Wind Farm Idea Goes Public

Approximately 10 hours after newly-sworn in President Barack Obama took his oath and proclaimed that the United States would move forward in "harnessing the sun and the wind" in the country's future, the Inyo National Forest held a meeting to discuss bringing wind power to Mono County.ewindfarm.jpg

The project is being proposed by EWindfarm, Inc. and is completely separate from the wind farm that was proposed in Benton in Mono County's recent history. At this time, the Forest Service wants to figure out if they will even accept a proposal from EWindfarm for wind energy.

"We simply want to begin the discussion on wind energy here tonight," said Jon Regelbrugge, District Ranger for the Mammoth and Mono Lake Ranger Districts. "There is no federal action to discuss at this time. We just want to get the discussion going early."

Regelbrugge gave a brief presentation on Forest Service protocol for a project like this, and explained that if the Forest Service decides to accept a proposal from EWindfarm it would have to go through a two-level screening criteria, plus some form of environmental assessment.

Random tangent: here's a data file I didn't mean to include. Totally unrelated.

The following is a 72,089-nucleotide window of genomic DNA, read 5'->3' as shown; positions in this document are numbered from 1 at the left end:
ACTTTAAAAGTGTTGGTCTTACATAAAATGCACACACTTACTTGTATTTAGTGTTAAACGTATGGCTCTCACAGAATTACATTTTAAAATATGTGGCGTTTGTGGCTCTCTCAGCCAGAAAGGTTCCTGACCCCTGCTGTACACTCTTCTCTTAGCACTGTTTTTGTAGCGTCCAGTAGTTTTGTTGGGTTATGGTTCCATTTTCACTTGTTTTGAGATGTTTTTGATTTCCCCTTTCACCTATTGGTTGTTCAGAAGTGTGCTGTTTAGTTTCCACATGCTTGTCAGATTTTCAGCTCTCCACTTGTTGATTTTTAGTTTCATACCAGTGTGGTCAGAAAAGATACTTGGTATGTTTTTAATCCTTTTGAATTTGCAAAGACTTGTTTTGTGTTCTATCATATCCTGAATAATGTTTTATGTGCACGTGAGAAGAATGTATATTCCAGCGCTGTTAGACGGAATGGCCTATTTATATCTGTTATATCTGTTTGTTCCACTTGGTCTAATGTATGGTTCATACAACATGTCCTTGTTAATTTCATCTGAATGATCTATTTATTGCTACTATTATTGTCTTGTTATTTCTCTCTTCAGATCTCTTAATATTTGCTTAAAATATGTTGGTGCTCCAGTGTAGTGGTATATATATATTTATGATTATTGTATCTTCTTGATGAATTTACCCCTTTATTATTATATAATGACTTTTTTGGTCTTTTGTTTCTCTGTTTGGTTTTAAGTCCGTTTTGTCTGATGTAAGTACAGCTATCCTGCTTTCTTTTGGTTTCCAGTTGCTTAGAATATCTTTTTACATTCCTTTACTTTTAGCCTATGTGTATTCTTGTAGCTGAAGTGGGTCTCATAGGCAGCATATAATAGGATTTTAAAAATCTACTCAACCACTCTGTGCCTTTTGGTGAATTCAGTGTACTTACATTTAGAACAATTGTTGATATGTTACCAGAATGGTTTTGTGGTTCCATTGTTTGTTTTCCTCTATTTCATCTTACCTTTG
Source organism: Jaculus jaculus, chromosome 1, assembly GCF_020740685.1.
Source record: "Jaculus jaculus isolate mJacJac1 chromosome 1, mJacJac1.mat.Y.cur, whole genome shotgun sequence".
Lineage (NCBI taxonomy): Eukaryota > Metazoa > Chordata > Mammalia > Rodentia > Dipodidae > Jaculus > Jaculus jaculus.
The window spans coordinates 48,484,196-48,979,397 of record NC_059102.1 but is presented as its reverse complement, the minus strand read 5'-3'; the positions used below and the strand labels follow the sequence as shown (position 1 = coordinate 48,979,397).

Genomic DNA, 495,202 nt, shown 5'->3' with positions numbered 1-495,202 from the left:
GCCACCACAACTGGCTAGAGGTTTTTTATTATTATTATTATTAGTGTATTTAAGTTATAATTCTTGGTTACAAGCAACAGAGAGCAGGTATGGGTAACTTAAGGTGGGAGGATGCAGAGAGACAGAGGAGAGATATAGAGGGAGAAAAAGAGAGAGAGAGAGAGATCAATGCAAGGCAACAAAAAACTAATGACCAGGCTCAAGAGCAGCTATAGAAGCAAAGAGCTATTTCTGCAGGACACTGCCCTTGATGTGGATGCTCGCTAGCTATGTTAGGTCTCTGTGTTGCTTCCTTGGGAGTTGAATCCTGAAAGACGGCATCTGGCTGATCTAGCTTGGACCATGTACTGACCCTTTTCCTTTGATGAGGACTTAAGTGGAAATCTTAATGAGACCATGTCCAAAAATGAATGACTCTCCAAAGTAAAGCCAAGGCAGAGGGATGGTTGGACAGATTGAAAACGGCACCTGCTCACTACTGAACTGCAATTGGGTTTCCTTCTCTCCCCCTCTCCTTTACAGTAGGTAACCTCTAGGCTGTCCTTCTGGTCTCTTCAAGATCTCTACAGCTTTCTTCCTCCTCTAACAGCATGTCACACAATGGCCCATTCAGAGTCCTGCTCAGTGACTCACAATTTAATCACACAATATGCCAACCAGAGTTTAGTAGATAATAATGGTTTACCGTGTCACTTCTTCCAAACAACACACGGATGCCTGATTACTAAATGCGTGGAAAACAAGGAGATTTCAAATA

If the proposal, which EWindfarm gave to the Forest Service a year ago, is accepted as formal, the first step will be for EWindfarm to set up meteorological towers called anemometers for site testing and feasibility. Three sites have been chosen for the anemometers. They are Sagehen Peak, Pilot Springs, and Bald Mountain Lookout. A fourth site at Ford Spring was ruled out because it is within a wilderness area.

Andy Zalay, an aeronautical and mechanical engineer from EWindfarm explained that the anemometers would be approximately 197 feet tall. If the tests were to go well and a wind farm were put in at any one of the sites, Zalay would hope for a "reasonable-sized project of about 33 turbines." Each turbine's footprint is about 1.5 acres, and the height of the actual turbine is over 300 feet.

The Forest Service will determine whether or not to accept the proposal and move forward with the process in the very near future, according to Regelbrugge.

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